The Rise of the National Security State: FEMA and the NSC

by Diana Reynolds
 

A STATE OF NATIONAL EMERGENCY

Since the advent of changes which took place during the Reagan regime, America has been a presidential directive away from a civil security state of emergency which, if ever enacted, could create a constitutional crisis equal in severity to the American Civil War.

A national state of emergency can be declared by a concurrent resolution of both houses of Congress or by the President in the case of natural disasters, nuclear war, a massive mobilization in anticipation of an enemy attack on U.S. territory, or domestic civil unrest.

A disturbing shift in policy occurred during the Reagan years which could have profound consequences with respect to civil liberties. Whereas civil defense planning in the past had focused on disaster relief, the national security focus of the Reagan administration meant implementing new ways to expand police powers in times of nuclear war, domestic unrest, or civil disorder.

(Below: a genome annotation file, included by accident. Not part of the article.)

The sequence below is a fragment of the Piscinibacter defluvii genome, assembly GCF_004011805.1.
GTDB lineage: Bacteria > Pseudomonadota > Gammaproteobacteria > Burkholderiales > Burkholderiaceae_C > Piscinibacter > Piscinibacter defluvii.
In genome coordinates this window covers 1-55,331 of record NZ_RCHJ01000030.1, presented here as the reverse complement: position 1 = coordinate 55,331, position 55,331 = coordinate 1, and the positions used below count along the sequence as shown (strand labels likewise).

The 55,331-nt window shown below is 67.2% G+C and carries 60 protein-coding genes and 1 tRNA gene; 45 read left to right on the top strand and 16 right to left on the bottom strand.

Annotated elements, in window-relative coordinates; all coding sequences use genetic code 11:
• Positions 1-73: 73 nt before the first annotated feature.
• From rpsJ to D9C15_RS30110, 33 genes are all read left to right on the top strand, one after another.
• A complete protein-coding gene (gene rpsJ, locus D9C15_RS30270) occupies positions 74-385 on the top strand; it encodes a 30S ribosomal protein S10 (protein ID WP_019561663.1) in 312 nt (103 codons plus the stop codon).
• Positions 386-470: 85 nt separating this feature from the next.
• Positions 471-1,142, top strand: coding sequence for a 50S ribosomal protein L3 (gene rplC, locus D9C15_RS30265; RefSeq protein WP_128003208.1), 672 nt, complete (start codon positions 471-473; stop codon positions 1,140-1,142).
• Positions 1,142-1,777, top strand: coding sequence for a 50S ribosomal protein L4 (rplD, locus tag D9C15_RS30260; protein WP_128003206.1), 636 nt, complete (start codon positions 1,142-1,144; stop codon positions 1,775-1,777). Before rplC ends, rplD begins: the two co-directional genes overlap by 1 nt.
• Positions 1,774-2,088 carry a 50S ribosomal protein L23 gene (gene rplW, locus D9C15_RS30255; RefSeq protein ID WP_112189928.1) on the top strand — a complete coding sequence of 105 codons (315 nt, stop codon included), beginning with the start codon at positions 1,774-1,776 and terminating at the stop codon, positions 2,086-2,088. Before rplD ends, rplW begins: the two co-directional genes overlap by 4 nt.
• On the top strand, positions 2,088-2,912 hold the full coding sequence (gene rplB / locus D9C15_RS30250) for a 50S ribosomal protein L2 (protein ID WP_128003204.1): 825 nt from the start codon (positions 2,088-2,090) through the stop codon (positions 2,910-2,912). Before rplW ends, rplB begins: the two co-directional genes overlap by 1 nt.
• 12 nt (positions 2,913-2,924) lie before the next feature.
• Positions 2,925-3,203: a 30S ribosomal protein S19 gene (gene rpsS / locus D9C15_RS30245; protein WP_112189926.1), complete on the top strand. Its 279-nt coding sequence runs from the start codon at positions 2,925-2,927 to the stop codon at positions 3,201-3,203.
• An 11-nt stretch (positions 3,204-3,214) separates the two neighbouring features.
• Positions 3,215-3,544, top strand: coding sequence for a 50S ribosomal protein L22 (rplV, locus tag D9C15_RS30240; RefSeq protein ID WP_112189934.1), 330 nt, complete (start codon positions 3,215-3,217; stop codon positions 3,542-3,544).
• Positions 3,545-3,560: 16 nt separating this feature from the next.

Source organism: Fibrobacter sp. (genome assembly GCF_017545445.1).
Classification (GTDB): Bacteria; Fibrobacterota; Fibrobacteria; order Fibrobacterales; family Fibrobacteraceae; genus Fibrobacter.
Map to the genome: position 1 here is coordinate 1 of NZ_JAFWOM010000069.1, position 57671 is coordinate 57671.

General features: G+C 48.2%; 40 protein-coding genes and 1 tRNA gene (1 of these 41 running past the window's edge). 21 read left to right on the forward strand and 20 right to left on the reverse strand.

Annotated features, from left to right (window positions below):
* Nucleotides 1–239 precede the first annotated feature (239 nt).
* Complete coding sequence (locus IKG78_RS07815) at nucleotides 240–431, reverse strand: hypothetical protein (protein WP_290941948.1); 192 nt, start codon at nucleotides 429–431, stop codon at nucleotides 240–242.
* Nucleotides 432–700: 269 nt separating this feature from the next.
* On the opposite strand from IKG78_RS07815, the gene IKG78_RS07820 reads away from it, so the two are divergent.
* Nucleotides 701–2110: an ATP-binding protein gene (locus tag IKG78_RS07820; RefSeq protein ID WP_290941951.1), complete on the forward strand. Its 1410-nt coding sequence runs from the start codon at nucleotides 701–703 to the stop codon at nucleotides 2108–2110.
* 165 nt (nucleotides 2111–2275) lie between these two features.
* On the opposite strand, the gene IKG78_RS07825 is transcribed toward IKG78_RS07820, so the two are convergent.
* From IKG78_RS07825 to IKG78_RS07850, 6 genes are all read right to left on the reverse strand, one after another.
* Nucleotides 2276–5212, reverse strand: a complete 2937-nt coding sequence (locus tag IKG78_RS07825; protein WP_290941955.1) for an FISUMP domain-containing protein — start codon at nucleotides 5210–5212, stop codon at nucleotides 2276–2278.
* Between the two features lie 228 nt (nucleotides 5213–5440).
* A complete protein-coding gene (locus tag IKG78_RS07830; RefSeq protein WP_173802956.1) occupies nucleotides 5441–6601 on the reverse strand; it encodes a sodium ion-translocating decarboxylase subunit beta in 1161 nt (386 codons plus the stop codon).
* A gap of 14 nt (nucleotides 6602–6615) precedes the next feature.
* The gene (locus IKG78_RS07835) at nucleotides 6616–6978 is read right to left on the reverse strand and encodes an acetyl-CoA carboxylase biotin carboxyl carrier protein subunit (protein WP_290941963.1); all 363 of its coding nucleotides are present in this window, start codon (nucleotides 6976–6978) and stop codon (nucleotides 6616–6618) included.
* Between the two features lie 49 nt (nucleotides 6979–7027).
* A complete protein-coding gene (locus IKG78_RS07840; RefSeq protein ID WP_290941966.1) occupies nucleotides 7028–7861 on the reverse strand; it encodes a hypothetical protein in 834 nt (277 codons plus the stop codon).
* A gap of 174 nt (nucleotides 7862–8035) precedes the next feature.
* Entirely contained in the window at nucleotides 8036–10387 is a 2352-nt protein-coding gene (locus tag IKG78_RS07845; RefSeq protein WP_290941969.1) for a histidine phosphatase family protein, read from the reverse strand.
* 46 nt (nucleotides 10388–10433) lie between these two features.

Bending under pressure brought by the Reagan Administration, Congress gave the president and his executive agencies sweeping emergency powers. This article will examine how those powers came to be, and will explore a possible scenario--the U.S. government's war on drugs--in which these powers might be used.

1. A STATE OF NATIONAL EMERGENCY

2. CIVIL SECURITY PLANNING 

3. MILITARY RULE

4. THE FALL OF FEMA

5. THE NATIONAL SECURITY STATE AND THE DRUG WAR

6. ODDS & ENDNOTES

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